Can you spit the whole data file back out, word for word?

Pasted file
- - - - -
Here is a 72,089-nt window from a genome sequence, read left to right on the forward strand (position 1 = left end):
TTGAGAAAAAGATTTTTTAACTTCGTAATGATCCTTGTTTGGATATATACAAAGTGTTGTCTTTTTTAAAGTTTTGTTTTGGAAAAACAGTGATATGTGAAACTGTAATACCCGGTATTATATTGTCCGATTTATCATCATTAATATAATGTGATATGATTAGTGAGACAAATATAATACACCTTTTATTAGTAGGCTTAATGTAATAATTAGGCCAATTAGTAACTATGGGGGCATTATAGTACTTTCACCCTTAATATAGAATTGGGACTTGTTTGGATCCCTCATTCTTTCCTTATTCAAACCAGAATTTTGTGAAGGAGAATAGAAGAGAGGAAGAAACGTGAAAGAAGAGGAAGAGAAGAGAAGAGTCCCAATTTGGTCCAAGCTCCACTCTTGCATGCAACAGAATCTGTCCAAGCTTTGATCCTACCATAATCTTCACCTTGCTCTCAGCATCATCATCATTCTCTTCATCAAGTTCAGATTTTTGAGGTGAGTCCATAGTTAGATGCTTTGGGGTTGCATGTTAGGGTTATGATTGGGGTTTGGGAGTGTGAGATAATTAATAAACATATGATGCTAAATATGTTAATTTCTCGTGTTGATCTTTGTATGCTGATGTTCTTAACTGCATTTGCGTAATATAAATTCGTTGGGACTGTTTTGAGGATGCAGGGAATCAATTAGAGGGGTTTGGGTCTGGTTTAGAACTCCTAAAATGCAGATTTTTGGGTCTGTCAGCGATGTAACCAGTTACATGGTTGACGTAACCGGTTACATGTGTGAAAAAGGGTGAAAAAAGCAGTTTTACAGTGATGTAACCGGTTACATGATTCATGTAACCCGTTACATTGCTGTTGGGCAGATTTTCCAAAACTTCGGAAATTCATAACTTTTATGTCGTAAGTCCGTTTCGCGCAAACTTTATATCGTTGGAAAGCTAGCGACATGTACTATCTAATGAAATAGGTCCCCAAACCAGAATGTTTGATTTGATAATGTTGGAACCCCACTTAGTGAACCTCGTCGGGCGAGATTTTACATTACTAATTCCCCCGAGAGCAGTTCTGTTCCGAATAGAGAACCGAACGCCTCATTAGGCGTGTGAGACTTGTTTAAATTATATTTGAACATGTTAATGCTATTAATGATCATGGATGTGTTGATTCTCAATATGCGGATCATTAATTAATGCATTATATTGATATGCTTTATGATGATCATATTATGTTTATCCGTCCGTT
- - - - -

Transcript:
Here is a 72,089-nt window from a genome sequence, read left to right on the forward strand (position 1 = left end):
TTGAGAAAAAGATTTTTTAACTTCGTAATGATCCTTGTTTGGATATATACAAAGTGTTGTCTTTTTTAAAGTTTTGTTTTGGAAAAACAGTGATATGTGAAACTGTAATACCCGGTATTATATTGTCCGATTTATCATCATTAATATAATGTGATATGATTAGTGAGACAAATATAATACACCTTTTATTAGTAGGCTTAATGTAATAATTAGGCCAATTAGTAACTATGGGGGCATTATAGTACTTTCACCCTTAATATAGAATTGGGACTTGTTTGGATCCCTCATTCTTTCCTTATTCAAACCAGAATTTTGTGAAGGAGAATAGAAGAGAGGAAGAAACGTGAAAGAAGAGGAAGAGAAGAGAAGAGTCCCAATTTGGTCCAAGCTCCACTCTTGCATGCAACAGAATCTGTCCAAGCTTTGATCCTACCATAATCTTCACCTTGCTCTCAGCATCATCATCATTCTCTTCATCAAGTTCAGATTTTTGAGGTGAGTCCATAGTTAGATGCTTTGGGGTTGCATGTTAGGGTTATGATTGGGGTTTGGGAGTGTGAGATAATTAATAAACATATGATGCTAAATATGTTAATTTCTCGTGTTGATCTTTGTATGCTGATGTTCTTAACTGCATTTGCGTAATATAAATTCGTTGGGACTGTTTTGAGGATGCAGGGAATCAATTAGAGGGGTTTGGGTCTGGTTTAGAACTCCTAAAATGCAGATTTTTGGGTCTGTCAGCGATGTAACCAGTTACATGGTTGACGTAACCGGTTACATGTGTGAAAAAGGGTGAAAAAAGCAGTTTTACAGTGATGTAACCGGTTACATGATTCATGTAACCCGTTACATTGCTGTTGGGCAGATTTTCCAAAACTTCGGAAATTCATAACTTTTATGTCGTAAGTCCGTTTCGCGCAAACTTTATATCGTTGGAAAGCTAGCGACATGTACTATCTAATGAAATAGGTCCCCAAACCAGAATGTTTGATTTGATAATGTTGGAACCCCACTTAGTGAACCTCGTCGGGCGAGATTTTACATTACTAATTCCCCCGAGAGCAGTTCTGTTCCGAATAGAGAACCGAACGCCTCATTAGGCGTGTGAGACTTGTTTAAATTATATTTGAACATGTTAATGCTATTAATGATCATGGATGTGTTGATTCTCAATATGCGGATCATTAATTAATGCATTATATTGATATGCTTTATGATGATCATATTATGTTTATCCGTCCGTT